Thursday, August 14, 2008

AI Follows Theory

In one of the 2006 AAAI Outstanding Paper Award Winners Model Counting: A New Strategy for Obtaining Good Bounds, Gomes, Sabharwal and Selman show how to approximately count the number of satisfying assignments of a Boolean formula with a SAT solver. They add random parity constraints ala Valiant-Vazirani and approximate the number of solutions based on the number of constraints needed until the formula is not satisfiable.

Sounds like a neat idea that complexity theorists should have come up with in the 80's. And we did, where by "we" I mean Larry Stockmeyer in his 1985 SICOMP paper On Approximation Algorithms for #P. Stockmeyer uses random hash functions from Sipser but it is essentially the same algorithm and analysis as Gomes et. al.

Stockmeyer wrote a purely theoretical paper. Since then we have better algorithms and much faster computers and one can now solve satisfiability on non-trivial input lengths. Gomes et. al. write the paper as a practical technique to approximate the number of solutions and even implement their algorithm and contrast with other programs that exactly count the number of solutions.

Gomes et. al. mention Toda's paper on the hardness of exact counting but don't cite Stockmeyer or any other paper in the vast theory literature on approximate counting.

We complexity theorists know many other nifty things one can do with an NP oracle such as uniform sampling and learning circuits. Read them now so you don't have to reinvent them later.


  1. I'd say if us theorists want credit for our work (and to prevent losing credit to re-invention) then we would should disseminate our work like the AI guys do. Most of the links to the theory work in your article are contents behind locked doors, which in this age of convenience may as well not exist. I can easily find, read and cite the AAAI work- I am not entirely happy citing locked-up work (even if I personally happen to have a copy). I have a medium-sized rant on this issue at: .

  2. Although that link to the Stockmeyer paper cost money, a scan is available online for free:

  3. There's a larger point here, which is that the existence of good SAT solvers means that the boundaries of "feasible" computation have shifted to look a little more like P^NP than P. Except, of course, these solvers don't work on arbitrary length inputs, and they may have specific instance families where they fail. Understanding and characterizing this shift, and the limitations, feels like a theory problem.

    For example, Richard Beigel's work on bounded queries might be a way to model a computer with a SAT solver. (assuming the SAT solver is only treated as a "black box", which matches how I see them used most of the time).

  4. Regarding John's comment, as a physicist I definitely agree. When I want to read a CS paper related to my work, it is often unavailable. When will theoretical computer scientists start actually using computers? That is, when will they create something like the arxiv?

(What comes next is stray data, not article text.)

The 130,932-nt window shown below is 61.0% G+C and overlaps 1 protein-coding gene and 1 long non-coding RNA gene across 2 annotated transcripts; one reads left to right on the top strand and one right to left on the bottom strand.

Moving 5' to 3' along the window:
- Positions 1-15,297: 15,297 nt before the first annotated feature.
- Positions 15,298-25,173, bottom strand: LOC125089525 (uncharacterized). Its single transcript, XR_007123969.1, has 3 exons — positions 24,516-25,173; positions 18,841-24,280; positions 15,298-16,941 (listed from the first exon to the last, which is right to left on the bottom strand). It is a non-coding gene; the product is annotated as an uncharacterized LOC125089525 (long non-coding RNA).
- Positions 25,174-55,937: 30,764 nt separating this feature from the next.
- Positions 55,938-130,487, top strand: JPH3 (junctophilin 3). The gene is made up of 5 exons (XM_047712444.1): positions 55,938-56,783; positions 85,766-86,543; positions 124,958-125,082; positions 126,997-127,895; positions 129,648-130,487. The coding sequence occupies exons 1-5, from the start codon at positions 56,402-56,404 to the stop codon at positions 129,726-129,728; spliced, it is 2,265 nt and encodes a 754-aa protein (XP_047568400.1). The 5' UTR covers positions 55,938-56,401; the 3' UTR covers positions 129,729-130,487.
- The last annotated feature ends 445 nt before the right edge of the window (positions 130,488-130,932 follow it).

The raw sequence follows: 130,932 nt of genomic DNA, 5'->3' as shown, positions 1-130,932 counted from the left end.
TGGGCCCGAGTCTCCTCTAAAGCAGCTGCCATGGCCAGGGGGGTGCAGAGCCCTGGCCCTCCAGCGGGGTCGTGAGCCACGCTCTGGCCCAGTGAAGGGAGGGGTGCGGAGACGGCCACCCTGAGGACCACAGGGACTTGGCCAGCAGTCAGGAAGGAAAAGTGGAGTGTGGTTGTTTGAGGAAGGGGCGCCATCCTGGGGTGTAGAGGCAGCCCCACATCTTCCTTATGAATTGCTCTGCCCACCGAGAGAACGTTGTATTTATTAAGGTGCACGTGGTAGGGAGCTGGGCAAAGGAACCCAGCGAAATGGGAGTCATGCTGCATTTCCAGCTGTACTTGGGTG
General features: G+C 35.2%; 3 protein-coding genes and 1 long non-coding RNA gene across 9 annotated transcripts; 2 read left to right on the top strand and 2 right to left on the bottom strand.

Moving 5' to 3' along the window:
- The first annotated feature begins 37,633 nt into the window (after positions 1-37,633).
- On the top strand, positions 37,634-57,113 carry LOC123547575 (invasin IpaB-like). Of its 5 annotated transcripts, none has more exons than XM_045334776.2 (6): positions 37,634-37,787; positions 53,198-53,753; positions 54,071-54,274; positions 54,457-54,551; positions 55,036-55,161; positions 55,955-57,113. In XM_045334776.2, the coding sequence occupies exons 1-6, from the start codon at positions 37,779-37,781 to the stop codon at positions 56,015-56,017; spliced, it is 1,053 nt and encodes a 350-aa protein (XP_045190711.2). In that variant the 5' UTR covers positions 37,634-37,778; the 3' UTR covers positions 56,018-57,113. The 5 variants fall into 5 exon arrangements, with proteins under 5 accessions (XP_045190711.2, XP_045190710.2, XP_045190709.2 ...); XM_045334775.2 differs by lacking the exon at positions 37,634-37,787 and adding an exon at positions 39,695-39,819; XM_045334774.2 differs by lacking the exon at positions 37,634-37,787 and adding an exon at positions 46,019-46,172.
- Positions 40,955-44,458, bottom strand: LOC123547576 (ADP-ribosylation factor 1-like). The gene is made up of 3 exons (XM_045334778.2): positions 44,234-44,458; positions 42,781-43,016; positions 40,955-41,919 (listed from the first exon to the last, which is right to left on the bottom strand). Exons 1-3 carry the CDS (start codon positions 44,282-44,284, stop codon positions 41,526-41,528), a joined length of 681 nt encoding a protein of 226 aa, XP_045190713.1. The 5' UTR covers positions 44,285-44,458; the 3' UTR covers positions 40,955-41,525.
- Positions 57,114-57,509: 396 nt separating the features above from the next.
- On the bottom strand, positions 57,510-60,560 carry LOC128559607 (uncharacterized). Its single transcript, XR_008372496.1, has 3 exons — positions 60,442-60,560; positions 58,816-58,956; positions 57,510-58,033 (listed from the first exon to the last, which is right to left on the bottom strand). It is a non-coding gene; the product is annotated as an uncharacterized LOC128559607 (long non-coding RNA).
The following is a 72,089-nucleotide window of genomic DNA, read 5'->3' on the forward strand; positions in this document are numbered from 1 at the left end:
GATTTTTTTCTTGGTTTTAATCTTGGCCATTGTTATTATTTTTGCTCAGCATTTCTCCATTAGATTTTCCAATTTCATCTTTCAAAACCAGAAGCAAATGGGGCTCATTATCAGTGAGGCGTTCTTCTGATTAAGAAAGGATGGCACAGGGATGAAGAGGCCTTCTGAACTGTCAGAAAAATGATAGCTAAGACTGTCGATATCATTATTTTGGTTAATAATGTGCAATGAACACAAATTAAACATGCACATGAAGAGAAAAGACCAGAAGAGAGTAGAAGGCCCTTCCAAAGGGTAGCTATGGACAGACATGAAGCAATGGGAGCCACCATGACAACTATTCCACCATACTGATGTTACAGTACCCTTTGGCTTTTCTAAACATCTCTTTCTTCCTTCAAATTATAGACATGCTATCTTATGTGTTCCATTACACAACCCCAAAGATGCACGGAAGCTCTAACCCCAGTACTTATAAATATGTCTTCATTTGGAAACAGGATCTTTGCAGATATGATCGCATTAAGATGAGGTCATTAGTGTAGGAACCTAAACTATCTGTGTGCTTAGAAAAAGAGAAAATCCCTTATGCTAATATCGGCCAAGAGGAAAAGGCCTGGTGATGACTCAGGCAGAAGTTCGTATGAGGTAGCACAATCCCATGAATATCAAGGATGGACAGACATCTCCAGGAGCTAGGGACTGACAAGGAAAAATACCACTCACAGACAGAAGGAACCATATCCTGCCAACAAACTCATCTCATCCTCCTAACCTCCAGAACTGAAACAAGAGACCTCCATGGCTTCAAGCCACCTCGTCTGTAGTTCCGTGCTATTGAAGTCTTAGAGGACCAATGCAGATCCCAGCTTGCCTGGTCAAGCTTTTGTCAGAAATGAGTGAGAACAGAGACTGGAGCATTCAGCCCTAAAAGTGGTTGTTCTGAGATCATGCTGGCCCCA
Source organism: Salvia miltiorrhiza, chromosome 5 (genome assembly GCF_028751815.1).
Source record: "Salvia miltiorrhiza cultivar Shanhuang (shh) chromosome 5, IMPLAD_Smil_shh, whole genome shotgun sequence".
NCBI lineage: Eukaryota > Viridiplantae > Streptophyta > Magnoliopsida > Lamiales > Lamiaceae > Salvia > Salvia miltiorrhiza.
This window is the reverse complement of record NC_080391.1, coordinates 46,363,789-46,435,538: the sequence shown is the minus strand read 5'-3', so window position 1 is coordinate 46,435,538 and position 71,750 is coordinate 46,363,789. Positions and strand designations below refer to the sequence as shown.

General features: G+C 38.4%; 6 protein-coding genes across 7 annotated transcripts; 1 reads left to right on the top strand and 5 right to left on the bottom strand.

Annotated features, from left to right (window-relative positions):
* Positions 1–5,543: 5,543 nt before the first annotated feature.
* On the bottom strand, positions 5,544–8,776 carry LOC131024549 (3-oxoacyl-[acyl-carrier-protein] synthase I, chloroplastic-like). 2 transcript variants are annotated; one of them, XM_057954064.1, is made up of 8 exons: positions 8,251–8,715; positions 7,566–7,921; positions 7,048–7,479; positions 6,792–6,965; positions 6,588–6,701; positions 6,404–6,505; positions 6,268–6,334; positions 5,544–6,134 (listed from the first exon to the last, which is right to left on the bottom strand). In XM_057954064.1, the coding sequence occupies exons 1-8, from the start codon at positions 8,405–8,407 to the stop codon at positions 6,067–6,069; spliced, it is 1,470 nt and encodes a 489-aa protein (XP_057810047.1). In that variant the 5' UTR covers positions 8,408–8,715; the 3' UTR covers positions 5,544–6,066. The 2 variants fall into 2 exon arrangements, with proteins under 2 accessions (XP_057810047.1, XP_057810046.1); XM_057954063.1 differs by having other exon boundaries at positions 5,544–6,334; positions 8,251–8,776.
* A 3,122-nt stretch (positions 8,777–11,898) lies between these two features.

5. Gomes, Sabharwal and Selman give a method only for lower bounding the number of solutions, but do go on to demonstrate its practical viability for some reasonably interesting instances. Their method adapts the Valiant-Vazirani idea of halving the number of solutions in expectation by conjoining with a random parity function. However, for efficiency reasons they use parities of small length, and for these show that the halving is still true as an estimate from one side.

    Presumably noone has yet shown that a known reduction of approximate counting to NP works as is in conjunction with an existing SAT solver, to solve some interesting instance of a problem.

  6. John Mount's point about pdfs hidden behind locked doors is valid, but a subject for a separate rant. The fact is that the AI researchers didn't do their homework and find Stockmeyer's seminal paper. No excuses for that. A simple google scholar search for "approximate counting" brings up Stockmeyer's paper on the first page of results. The same idea has been (over)-used in counting distinct elements in data stream algorithms (several rehashes of the same idea). What's disappointing is that one of the authors, Sabharwal, has a PhD in theory, having worked with Paul Beame at UW. What's extremely disappointing is that the reviewers for the conference didn't notice the rediscovery of Sipser/Valiant-Vazirani/Stockmeyer idea.

    On the other hand, the hallmark of a great idea is that several people rediscover it, so we may forgive the authors of the AAAI paper.

  7. While there isn't much excuse for missing the Stockmeyer reference (the Valiant-Vazirani reference is there), one thing not to miss is that the algorithm that they succeeded with does not fit the Stockmeyer analysis (and that algorithm would have failed) because random parity constraints are too expensive to evaluate at every node of a backtracking SAT solver. The key to the effectiveness of the algorithm in the paper is that they get provable bounds with randomly chosen SMALL parities, which are constraints that are easy to evaluate repeatedly. The paper proves the new theoretical result that this is enough to get provable lower bounds on the number of solutions.

    The bottom line of this should not be "AI people should be giving theory people appropriate credit" but rather that "powerful theoretical ideas may have powerful applications if one understands the applications well enough to suitably modify the theoretical ideas".